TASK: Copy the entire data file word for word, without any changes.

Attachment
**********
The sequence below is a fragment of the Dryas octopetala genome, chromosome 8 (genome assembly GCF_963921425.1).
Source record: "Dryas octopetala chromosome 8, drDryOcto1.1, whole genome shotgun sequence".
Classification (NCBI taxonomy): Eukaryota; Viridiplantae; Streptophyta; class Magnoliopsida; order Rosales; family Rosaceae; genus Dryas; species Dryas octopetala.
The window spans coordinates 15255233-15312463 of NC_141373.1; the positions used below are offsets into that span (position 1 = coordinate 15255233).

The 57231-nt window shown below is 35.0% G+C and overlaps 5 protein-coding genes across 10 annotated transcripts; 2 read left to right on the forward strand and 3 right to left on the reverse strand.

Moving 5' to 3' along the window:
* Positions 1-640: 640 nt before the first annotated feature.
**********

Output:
The sequence below is a fragment of the Dryas octopetala genome, chromosome 8 (genome assembly GCF_963921425.1).
Source record: "Dryas octopetala chromosome 8, drDryOcto1.1, whole genome shotgun sequence".
Classification (NCBI taxonomy): Eukaryota; Viridiplantae; Streptophyta; class Magnoliopsida; order Rosales; family Rosaceae; genus Dryas; species Dryas octopetala.
The window spans coordinates 15255233-15312463 of NC_141373.1; the positions used below are offsets into that span (position 1 = coordinate 15255233).

The 57231-nt window shown below is 35.0% G+C and overlaps 5 protein-coding genes across 10 annotated transcripts; 2 read left to right on the forward strand and 3 right to left on the reverse strand.

Moving 5' to 3' along the window:
* Positions 1-640: 640 nt before the first annotated feature.